Sunday, 9 March 2014

every bookshop has a story

Hello, everyone! I'm so sorry the blog has been quiet. Manuscript deadline for The Bookshop Book is fast approaching (end of April) and I'm currently working like a person possessed.

However, today, the sun is out and I've been writing in the garden which has been excellent. Penny-Slow is very excited to be out of hibernation, as you might be able to tell:

and The Bookshop Book is going well (I think! I hope!). 

Here's the blurb:

Every bookshop has a story.

We’re not talking about rooms that are just full of books. We’re talking about bookshops in barns, disused factories, converted churches and underground car parks. Bookshops on boats, on buses, and in old run-down train stations. Fold-out bookshops, undercover bookshops, this-is-the-best-place-I’ve-ever-been-to-bookshops.

Meet Sarah and her Book Barge sailing across the sea to France; meet Sebastien, in Mongolia, who sells books to herders of the Altai mountains; meet the bookshop in Canada that’s invented the world’s first antiquarian book vending machine.

And that’s just the beginning.

From the oldest bookshop in the world, to the smallest you could imagine, The Bookshop Book examines the history of books, talks to authors about their favourite places, and looks at over two hundred weirdly wonderful bookshops across six continents (sadly, we’ve yet to build a bookshop down in the South Pole).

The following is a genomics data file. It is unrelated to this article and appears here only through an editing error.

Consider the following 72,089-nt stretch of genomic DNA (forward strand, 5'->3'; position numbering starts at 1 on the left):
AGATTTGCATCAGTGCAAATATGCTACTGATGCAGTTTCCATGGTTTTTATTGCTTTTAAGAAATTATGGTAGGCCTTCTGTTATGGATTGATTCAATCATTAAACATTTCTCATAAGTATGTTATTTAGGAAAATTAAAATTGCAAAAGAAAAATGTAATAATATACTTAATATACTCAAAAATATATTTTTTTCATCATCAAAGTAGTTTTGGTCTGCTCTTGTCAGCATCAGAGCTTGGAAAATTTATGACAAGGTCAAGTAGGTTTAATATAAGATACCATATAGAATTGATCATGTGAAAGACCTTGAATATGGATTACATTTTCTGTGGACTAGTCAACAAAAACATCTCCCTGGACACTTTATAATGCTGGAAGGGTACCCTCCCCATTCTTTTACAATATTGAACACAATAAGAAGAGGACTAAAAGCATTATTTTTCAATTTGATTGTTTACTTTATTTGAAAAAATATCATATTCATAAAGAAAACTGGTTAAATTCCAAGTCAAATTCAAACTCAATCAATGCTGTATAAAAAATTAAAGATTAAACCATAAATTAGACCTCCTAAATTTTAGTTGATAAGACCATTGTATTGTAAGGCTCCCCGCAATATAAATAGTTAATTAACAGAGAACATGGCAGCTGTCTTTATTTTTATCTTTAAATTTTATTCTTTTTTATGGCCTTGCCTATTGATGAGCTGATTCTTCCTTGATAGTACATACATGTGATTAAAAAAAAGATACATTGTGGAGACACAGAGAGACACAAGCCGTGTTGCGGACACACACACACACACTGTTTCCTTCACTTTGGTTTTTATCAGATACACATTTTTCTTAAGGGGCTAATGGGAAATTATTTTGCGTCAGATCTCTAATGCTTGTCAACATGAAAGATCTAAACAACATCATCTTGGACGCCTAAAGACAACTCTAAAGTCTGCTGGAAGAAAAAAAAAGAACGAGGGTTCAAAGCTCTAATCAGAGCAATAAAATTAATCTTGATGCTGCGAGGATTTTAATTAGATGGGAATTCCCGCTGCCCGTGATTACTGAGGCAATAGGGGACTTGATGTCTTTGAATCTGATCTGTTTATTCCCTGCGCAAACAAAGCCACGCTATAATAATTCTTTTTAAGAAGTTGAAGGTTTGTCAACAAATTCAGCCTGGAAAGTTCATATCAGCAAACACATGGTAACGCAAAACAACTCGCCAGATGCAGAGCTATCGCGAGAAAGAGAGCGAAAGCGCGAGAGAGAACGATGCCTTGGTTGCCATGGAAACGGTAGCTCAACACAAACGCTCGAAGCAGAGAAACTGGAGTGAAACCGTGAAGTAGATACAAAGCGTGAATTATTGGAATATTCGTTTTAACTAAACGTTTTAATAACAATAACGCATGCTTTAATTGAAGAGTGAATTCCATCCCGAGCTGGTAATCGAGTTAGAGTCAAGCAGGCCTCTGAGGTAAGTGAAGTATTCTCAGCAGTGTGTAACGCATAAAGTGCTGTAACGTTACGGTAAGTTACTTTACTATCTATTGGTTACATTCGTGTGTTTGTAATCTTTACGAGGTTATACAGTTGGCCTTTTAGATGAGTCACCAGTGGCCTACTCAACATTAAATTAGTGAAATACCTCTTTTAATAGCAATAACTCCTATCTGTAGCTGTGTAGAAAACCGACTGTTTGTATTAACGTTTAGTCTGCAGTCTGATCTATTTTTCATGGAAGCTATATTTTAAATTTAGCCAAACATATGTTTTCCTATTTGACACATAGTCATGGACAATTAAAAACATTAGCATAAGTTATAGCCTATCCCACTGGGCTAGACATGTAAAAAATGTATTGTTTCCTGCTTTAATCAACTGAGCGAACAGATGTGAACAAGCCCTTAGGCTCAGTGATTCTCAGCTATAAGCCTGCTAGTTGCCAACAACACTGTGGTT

The Bookshop Book is a love letter to bookshops all around the world.

It'll be out in October. Authors involved now include Ian Rankin, Brian Aldiss, Audrey Niffenegger, Tracy Chevalier, Jacqueline Wilson, Cornelia Funke, Bill Bryson... and the list goes on! Hank Green is even getting involved. DFTBA!

Here's a sneak peek at the dedication page:

In other news: I'll be unchaining myself from my writing desk to talk at Blackwell's in Oxford on 23rd April, which is World Book Night. More details on that, soon. 

I hope you're all having a lovely weekend. 



  1. bookshops are magical places - really looking forward to reading this Jen! (And it sorts out a couple of Christmas presents I suspect.)

  2. bookshops are
    treasure islands
    gold mines
    magic carpets
    literacy elevators
    language stimulators
    immersion simulators
    literature illuminators
    mindset liberators
    knowledge lodges
    story storage units
    undercover sheets stores
    agented intelligence centres
    hide-and-seek havens
    fantasy factories
    bookworm sanctuaries
    forbidden fruit orchards
    alphabet soup kitchens
    shelters for paperbackpackers